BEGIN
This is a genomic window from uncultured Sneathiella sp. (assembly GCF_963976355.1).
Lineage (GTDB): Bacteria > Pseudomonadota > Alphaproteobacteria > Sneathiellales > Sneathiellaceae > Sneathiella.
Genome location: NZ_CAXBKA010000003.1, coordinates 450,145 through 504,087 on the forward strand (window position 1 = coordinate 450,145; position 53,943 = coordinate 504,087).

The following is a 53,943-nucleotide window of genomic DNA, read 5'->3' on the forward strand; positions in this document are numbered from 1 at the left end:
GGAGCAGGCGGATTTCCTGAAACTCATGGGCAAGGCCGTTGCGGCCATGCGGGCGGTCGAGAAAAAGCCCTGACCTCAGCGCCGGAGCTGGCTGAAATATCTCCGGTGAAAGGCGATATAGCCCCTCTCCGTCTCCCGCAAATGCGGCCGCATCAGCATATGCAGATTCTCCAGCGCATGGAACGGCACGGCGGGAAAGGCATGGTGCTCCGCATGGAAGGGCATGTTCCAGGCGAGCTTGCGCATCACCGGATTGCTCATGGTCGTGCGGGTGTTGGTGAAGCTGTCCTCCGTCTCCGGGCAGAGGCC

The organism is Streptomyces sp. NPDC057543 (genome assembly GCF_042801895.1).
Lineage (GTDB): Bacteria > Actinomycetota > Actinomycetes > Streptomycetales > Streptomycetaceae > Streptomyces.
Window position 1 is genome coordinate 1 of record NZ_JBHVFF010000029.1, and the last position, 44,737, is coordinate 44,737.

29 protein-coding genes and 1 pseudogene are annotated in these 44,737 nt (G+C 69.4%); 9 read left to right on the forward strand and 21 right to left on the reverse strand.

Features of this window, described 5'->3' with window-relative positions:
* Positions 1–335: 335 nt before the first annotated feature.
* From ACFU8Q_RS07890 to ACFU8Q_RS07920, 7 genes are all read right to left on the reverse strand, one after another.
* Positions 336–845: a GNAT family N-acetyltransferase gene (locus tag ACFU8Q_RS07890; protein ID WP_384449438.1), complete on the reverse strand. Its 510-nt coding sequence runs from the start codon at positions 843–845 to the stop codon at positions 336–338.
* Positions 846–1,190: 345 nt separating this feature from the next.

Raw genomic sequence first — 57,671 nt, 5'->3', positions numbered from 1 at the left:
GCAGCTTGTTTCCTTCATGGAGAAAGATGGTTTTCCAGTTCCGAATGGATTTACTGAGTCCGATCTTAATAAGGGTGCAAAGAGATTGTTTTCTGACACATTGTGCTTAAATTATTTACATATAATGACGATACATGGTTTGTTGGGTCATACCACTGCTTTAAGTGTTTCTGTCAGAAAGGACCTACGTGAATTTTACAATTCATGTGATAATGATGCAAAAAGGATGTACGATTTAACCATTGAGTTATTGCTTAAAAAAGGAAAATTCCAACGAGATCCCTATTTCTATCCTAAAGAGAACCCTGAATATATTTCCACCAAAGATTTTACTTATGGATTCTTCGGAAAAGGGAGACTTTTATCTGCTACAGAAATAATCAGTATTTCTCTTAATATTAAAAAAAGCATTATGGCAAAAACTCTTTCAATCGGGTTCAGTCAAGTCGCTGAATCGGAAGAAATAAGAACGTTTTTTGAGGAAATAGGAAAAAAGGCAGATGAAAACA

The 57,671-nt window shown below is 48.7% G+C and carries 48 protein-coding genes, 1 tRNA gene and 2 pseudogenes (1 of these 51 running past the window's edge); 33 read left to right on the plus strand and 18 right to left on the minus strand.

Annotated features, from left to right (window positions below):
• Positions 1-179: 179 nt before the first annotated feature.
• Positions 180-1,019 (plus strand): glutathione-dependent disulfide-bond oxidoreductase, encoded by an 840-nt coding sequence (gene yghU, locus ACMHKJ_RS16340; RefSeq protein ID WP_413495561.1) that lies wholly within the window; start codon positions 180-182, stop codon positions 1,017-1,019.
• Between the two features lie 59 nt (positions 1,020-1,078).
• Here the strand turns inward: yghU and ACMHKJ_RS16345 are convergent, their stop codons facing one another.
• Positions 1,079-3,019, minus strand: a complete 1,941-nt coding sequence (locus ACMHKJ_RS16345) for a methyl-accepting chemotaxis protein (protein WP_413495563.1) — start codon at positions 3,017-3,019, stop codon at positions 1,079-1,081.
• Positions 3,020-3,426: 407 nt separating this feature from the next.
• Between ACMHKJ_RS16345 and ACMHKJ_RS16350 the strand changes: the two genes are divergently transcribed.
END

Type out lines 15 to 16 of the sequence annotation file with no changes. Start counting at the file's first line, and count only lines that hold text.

Raw genomic sequence first — 57,671 nt, 5'->3', positions numbered from 1 at the left:
GCAGCTTGTTTCCTTCATGGAGAAAGATGGTTTTCCAGTTCCGAATGGATTTACTGAGTCCGATCTTAATAAGGGTGCAAAGAGATTGTTTTCTGACACATTGTGCTTAAATTATTTACATATAATGACGATACATGGTTTGTTGGGTCATACCACTGCTTTAAGTGTTTCTGTCAGAAAGGACCTACGTGAATTTTACAATTCATGTGATAATGATGCAAAAAGGATGTACGATTTAACCATTGAGTTATTGCTTAAAAAAGGAAAATTCCAACGAGATCCCTATTTCTATCCTAAAGAGAACCCTGAATATATTTCCACCAAAGATTTTACTTATGGATTCTTCGGAAAAGGGAGACTTTTATCTGCTACAGAAATAATCAGTATTTCTCTTAATATTAAAAAAAGCATTATGGCAAAAACTCTTTCAATCGGGTTCAGTCAAGTCGCTGAATCGGAAGAAATAAGAACGTTTTTTGAGGAAATAGGAAAAAAGGCAGATGAAAACA